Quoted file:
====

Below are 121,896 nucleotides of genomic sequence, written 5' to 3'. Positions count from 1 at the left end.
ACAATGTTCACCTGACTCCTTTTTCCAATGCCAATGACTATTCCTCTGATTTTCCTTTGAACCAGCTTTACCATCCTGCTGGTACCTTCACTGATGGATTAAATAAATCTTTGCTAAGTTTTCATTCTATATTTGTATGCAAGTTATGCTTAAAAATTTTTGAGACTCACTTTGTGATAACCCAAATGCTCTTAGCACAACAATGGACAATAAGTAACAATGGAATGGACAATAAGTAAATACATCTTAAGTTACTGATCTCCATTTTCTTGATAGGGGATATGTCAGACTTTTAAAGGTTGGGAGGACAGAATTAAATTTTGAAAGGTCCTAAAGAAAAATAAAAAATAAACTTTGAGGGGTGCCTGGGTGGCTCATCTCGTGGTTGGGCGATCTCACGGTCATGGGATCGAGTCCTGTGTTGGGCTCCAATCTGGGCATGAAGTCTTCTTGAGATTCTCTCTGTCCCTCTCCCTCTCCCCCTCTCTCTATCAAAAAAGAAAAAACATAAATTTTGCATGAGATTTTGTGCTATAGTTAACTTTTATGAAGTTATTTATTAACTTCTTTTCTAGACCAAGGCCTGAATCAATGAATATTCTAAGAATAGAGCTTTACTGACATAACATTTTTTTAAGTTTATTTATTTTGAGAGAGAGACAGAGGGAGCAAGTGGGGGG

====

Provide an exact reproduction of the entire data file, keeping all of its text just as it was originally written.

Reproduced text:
Below are 121,896 nucleotides of genomic sequence, written 5' to 3'. Positions count from 1 at the left end.
ACAATGTTCACCTGACTCCTTTTTCCAATGCCAATGACTATTCCTCTGATTTTCCTTTGAACCAGCTTTACCATCCTGCTGGTACCTTCACTGATGGATTAAATAAATCTTTGCTAAGTTTTCATTCTATATTTGTATGCAAGTTATGCTTAAAAATTTTTGAGACTCACTTTGTGATAACCCAAATGCTCTTAGCACAACAATGGACAATAAGTAACAATGGAATGGACAATAAGTAAATACATCTTAAGTTACTGATCTCCATTTTCTTGATAGGGGATATGTCAGACTTTTAAAGGTTGGGAGGACAGAATTAAATTTTGAAAGGTCCTAAAGAAAAATAAAAAATAAACTTTGAGGGGTGCCTGGGTGGCTCATCTCGTGGTTGGGCGATCTCACGGTCATGGGATCGAGTCCTGTGTTGGGCTCCAATCTGGGCATGAAGTCTTCTTGAGATTCTCTCTGTCCCTCTCCCTCTCCCCCTCTCTCTATCAAAAAAGAAAAAACATAAATTTTGCATGAGATTTTGTGCTATAGTTAACTTTTATGAAGTTATTTATTAACTTCTTTTCTAGACCAAGGCCTGAATCAATGAATATTCTAAGAATAGAGCTTTACTGACATAACATTTTTTTAAGTTTATTTATTTTGAGAGAGAGACAGAGGGAGCAAGTGGGGGG